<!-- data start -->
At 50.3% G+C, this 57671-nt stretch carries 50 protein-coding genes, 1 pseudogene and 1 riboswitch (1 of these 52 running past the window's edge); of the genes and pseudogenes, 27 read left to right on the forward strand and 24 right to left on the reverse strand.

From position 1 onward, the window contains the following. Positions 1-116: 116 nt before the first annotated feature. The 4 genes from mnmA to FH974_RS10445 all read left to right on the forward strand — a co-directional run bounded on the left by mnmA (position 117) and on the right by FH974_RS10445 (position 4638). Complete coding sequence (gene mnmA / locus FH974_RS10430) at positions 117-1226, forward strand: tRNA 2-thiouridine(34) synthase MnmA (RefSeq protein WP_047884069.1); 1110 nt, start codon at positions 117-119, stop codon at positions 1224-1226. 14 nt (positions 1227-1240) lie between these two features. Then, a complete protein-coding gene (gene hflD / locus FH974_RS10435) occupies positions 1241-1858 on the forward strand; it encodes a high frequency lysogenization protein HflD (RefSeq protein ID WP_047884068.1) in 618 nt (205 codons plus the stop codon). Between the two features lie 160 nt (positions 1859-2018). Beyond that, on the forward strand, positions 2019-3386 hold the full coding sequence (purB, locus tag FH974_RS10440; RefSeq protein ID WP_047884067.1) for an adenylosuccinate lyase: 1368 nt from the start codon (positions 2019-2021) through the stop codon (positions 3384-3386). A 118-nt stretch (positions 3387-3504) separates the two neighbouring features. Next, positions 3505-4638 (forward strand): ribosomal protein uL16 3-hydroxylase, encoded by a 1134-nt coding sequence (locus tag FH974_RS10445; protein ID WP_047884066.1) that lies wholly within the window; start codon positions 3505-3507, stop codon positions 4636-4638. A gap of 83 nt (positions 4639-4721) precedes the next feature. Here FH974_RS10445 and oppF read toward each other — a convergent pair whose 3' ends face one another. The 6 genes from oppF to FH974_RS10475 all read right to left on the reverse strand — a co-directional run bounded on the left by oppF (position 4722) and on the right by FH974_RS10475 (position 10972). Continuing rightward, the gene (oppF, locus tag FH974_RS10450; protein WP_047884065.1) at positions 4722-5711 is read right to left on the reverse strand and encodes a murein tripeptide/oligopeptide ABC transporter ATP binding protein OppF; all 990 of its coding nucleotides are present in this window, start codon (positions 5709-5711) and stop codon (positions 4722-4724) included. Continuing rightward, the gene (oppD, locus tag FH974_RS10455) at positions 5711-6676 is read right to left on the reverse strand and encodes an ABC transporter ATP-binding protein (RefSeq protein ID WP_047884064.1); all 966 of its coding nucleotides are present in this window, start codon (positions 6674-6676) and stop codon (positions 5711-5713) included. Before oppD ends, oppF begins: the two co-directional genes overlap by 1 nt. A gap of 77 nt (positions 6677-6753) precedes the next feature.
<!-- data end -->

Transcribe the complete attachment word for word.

At 50.3% G+C, this 57671-nt stretch carries 50 protein-coding genes, 1 pseudogene and 1 riboswitch (1 of these 52 running past the window's edge); of the genes and pseudogenes, 27 read left to right on the forward strand and 24 right to left on the reverse strand.

From position 1 onward, the window contains the following. Positions 1-116: 116 nt before the first annotated feature. The 4 genes from mnmA to FH974_RS10445 all read left to right on the forward strand — a co-directional run bounded on the left by mnmA (position 117) and on the right by FH974_RS10445 (position 4638). Complete coding sequence (gene mnmA / locus FH974_RS10430) at positions 117-1226, forward strand: tRNA 2-thiouridine(34) synthase MnmA (RefSeq protein WP_047884069.1); 1110 nt, start codon at positions 117-119, stop codon at positions 1224-1226. 14 nt (positions 1227-1240) lie between these two features. Then, a complete protein-coding gene (gene hflD / locus FH974_RS10435) occupies positions 1241-1858 on the forward strand; it encodes a high frequency lysogenization protein HflD (RefSeq protein ID WP_047884068.1) in 618 nt (205 codons plus the stop codon). Between the two features lie 160 nt (positions 1859-2018). Beyond that, on the forward strand, positions 2019-3386 hold the full coding sequence (purB, locus tag FH974_RS10440; RefSeq protein ID WP_047884067.1) for an adenylosuccinate lyase: 1368 nt from the start codon (positions 2019-2021) through the stop codon (positions 3384-3386). A 118-nt stretch (positions 3387-3504) separates the two neighbouring features. Next, positions 3505-4638 (forward strand): ribosomal protein uL16 3-hydroxylase, encoded by a 1134-nt coding sequence (locus tag FH974_RS10445; protein ID WP_047884066.1) that lies wholly within the window; start codon positions 3505-3507, stop codon positions 4636-4638. A gap of 83 nt (positions 4639-4721) precedes the next feature. Here FH974_RS10445 and oppF read toward each other — a convergent pair whose 3' ends face one another. The 6 genes from oppF to FH974_RS10475 all read right to left on the reverse strand — a co-directional run bounded on the left by oppF (position 4722) and on the right by FH974_RS10475 (position 10972). Continuing rightward, the gene (oppF, locus tag FH974_RS10450; protein WP_047884065.1) at positions 4722-5711 is read right to left on the reverse strand and encodes a murein tripeptide/oligopeptide ABC transporter ATP binding protein OppF; all 990 of its coding nucleotides are present in this window, start codon (positions 5709-5711) and stop codon (positions 4722-4724) included. Continuing rightward, the gene (oppD, locus tag FH974_RS10455) at positions 5711-6676 is read right to left on the reverse strand and encodes an ABC transporter ATP-binding protein (RefSeq protein ID WP_047884064.1); all 966 of its coding nucleotides are present in this window, start codon (positions 6674-6676) and stop codon (positions 5711-5713) included. Before oppD ends, oppF begins: the two co-directional genes overlap by 1 nt. A gap of 77 nt (positions 6677-6753) precedes the next feature.